King Kaufman
Correspondent II

King Kaufman

Syndicated Writer
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I am the host of "Content Is King," weekdays at 2 pm ET on SiriusXM Bleacher Report Radio, Channel 83. I interview sportswriters, authors, broadcasters and other media figures about their work. I call it Terry Gross for sports.

I am also a Lead Writer Editor at Bleacher Report, working mostly on longform feature stories. I joined B/R in 2011 after spending 14 years at, where I wrote the King Kaufman's Sports Daily column/blog from 2002 to 2009. I was also copy chief, associate managing editor, features writer and cover editor at various times at Salon. From 1989 to 1996 I worked for the (Hearst) San Francisco Examiner, where I covered boxing, as well as working as a writer and editor on a variety of desks.

My writing has been anthologized in "The Hall of Nearly Great" (SkyMarc, 2015), "Top of the Order: 25 Writers Pick Their Favorite Baseball Player of All Time" (Da Capo, 2010), "Afterwords: Stories and Reports From 9/11 and Beyond" (Washington Square, 2002), "Iron Mike: A Mike Tyson Reader" (Da Capo, 2002) and, my favorite because it's a rhetoric textbook, "Dialogues: An Argument Rhetoric and Reader, 4th Edition" (Longman, 2003).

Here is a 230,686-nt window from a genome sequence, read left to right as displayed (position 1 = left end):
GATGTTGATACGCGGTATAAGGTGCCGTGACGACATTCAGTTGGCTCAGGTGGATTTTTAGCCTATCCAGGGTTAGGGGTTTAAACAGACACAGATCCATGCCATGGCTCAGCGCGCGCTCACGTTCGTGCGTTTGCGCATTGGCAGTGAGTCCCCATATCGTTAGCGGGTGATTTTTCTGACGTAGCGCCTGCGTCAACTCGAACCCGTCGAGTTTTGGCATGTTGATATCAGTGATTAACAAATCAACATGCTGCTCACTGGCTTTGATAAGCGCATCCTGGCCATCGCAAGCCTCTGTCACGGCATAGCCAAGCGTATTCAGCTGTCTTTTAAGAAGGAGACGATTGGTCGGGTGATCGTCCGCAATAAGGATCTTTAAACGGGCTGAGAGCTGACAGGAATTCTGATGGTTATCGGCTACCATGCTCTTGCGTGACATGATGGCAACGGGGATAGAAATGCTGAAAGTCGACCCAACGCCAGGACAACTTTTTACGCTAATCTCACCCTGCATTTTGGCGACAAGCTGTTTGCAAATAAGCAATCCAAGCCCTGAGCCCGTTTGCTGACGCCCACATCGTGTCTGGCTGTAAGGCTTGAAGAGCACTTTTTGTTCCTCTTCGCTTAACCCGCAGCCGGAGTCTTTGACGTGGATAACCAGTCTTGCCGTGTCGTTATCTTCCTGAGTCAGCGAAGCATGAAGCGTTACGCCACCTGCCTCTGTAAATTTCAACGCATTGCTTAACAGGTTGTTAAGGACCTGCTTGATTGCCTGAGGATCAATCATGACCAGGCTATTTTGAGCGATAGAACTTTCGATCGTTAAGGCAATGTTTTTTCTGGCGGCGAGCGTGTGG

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  • kyle Gray posted 51 days ago

    kyle Gray

    Dear Mr. Kaufman,
    Please consider my op-ed for publication in Bleacher Report. I’m a student at Oakland University and I have participated in contact sports for over 10 years and I have seen the injuries that can end seasons and even careers, I’ve witnessed firsthand the effects they have on the recipients’ life. I understand the useful medical effects of marijuana and the massive potential it has to help people who struggle from these injuries. I chose to focus on the NFL because it’s in season right now and injuries are still a threat to these athletes. If you could please take the time to read my article and consider it for publication, thank you.

    Kyle Gray

    Weed Is great, especially if ball is life. What I mean by this is NFL players are having their careers put in jeopardy for taking a little puff to compensate for the rigorous hits they take day in day out, that we watch for our own entertainment. Instead the players of the NFL are handed prescription pills in buckets that have been known to be a leading cause of drug abuse, only to get them back out on the field as soon as possible. With well over half the players in the league admitting to at least trying marijuana to ease their pain it seems silly to still have it banned.